Guidelines recommend the use of antithrombotic therapy for stroke prevention in patients with atrial fibrillation (AF), but compliance with such guidelines has not been widely studied among patients with newly detected AF. Our objective was to assess compliance with antithrombotic guidelines and to identify patient characteristics associated with warfarin use.Methods
A population-based study of newly detected AF (patient age, 30–84 years) was conducted within a large health plan. Cardiovascular disease risk factors, comorbid conditions, medication use, and international normalized ratios were abstracted from the medical record. Patients were stratified by embolic risk according to American College of Chest Physicians (ACCP) criteria. We analyzed the proportion of patients with AF receiving warfarin or aspirin (≥325 mg/d) during the 6 months following AF. Relative risk regression estimated the association of risk factors and patient characteristics with warfarin use.Results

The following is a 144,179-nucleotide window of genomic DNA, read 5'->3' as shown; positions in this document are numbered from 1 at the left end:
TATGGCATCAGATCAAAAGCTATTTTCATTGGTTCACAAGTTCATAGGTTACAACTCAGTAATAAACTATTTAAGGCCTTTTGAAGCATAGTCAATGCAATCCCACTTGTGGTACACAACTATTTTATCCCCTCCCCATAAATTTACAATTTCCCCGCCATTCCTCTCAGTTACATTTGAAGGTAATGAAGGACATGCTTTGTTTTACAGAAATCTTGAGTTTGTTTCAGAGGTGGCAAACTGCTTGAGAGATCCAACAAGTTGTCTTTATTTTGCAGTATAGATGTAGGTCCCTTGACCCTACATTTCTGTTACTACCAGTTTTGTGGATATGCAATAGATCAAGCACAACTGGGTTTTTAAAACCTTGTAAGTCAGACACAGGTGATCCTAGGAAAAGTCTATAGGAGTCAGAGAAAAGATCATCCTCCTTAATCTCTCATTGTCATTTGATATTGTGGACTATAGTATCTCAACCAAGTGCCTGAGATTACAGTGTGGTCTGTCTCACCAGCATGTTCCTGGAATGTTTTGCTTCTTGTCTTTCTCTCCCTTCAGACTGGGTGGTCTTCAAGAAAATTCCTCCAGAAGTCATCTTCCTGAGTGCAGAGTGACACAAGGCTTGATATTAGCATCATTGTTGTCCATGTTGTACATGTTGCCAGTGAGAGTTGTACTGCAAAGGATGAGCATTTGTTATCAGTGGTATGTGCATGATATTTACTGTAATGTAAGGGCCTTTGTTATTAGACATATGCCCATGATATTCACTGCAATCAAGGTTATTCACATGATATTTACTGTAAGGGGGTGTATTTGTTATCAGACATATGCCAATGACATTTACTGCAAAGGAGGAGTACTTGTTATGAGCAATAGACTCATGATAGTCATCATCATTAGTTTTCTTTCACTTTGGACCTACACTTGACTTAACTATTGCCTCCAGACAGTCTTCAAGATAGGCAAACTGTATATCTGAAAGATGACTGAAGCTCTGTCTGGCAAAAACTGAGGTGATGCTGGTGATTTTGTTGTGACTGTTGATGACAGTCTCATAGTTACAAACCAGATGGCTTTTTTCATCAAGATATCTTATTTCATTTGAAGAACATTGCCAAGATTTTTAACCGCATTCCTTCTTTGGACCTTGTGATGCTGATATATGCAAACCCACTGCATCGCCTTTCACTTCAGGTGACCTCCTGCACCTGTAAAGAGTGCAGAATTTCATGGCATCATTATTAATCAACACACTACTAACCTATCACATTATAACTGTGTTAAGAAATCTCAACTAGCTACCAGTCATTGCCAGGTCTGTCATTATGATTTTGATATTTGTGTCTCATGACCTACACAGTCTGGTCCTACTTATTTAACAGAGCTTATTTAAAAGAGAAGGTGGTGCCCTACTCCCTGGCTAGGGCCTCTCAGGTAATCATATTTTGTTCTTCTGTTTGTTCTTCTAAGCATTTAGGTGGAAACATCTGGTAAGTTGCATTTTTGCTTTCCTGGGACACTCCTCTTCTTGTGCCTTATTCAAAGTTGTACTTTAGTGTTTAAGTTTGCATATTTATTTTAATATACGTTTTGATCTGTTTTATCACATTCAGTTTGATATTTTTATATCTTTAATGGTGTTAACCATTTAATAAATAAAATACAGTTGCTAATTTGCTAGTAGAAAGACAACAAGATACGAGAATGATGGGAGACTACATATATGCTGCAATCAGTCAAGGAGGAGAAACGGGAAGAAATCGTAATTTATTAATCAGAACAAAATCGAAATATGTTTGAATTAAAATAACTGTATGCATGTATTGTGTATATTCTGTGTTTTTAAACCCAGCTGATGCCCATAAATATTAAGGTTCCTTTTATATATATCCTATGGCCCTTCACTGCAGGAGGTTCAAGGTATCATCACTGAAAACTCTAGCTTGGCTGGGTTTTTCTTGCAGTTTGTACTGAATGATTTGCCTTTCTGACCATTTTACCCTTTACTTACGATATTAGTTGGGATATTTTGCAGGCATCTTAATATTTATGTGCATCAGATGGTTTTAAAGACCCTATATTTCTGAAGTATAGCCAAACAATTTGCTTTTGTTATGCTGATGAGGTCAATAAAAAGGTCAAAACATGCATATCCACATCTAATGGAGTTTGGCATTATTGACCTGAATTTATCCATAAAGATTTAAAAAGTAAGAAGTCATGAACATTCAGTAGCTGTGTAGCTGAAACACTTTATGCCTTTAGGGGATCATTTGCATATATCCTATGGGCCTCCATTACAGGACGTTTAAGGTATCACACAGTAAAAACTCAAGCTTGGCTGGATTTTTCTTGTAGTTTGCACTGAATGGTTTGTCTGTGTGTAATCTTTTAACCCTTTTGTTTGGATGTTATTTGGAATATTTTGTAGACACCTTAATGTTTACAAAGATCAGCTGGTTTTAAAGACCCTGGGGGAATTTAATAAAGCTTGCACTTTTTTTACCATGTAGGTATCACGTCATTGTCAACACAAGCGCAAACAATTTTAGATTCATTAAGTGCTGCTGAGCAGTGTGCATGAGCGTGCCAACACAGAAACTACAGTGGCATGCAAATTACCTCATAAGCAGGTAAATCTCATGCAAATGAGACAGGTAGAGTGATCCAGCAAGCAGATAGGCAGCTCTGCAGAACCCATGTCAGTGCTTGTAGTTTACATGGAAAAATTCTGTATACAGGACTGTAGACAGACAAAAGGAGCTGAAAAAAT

Overall, 73% of patients (418/572) with newly detected AF had evidence of antithrombotic use after AF onset. Among the 76% (437/572) of patients with AF at high risk for stroke, 59% (257/437) used warfarin, 28% (123/437) used aspirin, and 24% (104/437) used neither. The major predictor of warfarin use was AF classification; intermittent or sustained AF had relative risks for warfarin use of 2.8 (95% confidence interval, 2.2–3.6) and 2.9 (95% confidence interval, 2.2–3.7), respectively, compared with transitory AF.Conclusions
Three quarters of the patients with newly detected AF received antithrombotic therapy, yet many at high risk of stroke did not receive warfarin. Atrial fibrillation classification, rather than stroke risk factors, was strongly associated with warfarin use.